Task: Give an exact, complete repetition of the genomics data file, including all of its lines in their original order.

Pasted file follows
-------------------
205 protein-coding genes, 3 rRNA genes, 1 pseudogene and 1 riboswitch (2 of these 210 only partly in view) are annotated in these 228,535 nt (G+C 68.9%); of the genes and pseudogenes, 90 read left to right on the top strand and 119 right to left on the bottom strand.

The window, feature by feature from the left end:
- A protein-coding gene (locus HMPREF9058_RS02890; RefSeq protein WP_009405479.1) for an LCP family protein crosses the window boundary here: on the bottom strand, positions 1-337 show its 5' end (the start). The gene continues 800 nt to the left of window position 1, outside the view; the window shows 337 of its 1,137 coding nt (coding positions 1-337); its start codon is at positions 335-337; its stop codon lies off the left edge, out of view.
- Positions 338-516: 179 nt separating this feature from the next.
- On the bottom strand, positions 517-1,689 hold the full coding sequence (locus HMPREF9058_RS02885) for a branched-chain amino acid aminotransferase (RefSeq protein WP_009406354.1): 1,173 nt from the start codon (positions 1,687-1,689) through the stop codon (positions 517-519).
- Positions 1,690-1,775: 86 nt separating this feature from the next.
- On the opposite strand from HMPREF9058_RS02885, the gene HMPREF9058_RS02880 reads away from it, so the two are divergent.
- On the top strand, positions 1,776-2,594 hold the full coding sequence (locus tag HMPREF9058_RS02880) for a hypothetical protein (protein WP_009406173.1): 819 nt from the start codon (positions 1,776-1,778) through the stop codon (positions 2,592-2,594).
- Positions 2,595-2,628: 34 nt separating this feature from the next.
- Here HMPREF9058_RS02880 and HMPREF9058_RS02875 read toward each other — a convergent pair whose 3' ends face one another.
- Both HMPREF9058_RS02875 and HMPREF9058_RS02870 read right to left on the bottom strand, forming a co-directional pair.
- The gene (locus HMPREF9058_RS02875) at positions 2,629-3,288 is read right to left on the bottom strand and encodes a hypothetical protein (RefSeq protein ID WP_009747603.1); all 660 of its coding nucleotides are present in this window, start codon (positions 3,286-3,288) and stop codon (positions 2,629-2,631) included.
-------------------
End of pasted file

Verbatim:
205 protein-coding genes, 3 rRNA genes, 1 pseudogene and 1 riboswitch (2 of these 210 only partly in view) are annotated in these 228,535 nt (G+C 68.9%); of the genes and pseudogenes, 90 read left to right on the top strand and 119 right to left on the bottom strand.

The window, feature by feature from the left end:
- A protein-coding gene (locus HMPREF9058_RS02890; RefSeq protein WP_009405479.1) for an LCP family protein crosses the window boundary here: on the bottom strand, positions 1-337 show its 5' end (the start). The gene continues 800 nt to the left of window position 1, outside the view; the window shows 337 of its 1,137 coding nt (coding positions 1-337); its start codon is at positions 335-337; its stop codon lies off the left edge, out of view.
- Positions 338-516: 179 nt separating this feature from the next.
- On the bottom strand, positions 517-1,689 hold the full coding sequence (locus HMPREF9058_RS02885) for a branched-chain amino acid aminotransferase (RefSeq protein WP_009406354.1): 1,173 nt from the start codon (positions 1,687-1,689) through the stop codon (positions 517-519).
- Positions 1,690-1,775: 86 nt separating this feature from the next.
- On the opposite strand from HMPREF9058_RS02885, the gene HMPREF9058_RS02880 reads away from it, so the two are divergent.
- On the top strand, positions 1,776-2,594 hold the full coding sequence (locus tag HMPREF9058_RS02880) for a hypothetical protein (protein WP_009406173.1): 819 nt from the start codon (positions 1,776-1,778) through the stop codon (positions 2,592-2,594).
- Positions 2,595-2,628: 34 nt separating this feature from the next.
- Here HMPREF9058_RS02880 and HMPREF9058_RS02875 read toward each other — a convergent pair whose 3' ends face one another.
- Both HMPREF9058_RS02875 and HMPREF9058_RS02870 read right to left on the bottom strand, forming a co-directional pair.
- The gene (locus HMPREF9058_RS02875) at positions 2,629-3,288 is read right to left on the bottom strand and encodes a hypothetical protein (RefSeq protein ID WP_009747603.1); all 660 of its coding nucleotides are present in this window, start codon (positions 3,286-3,288) and stop codon (positions 2,629-2,631) included.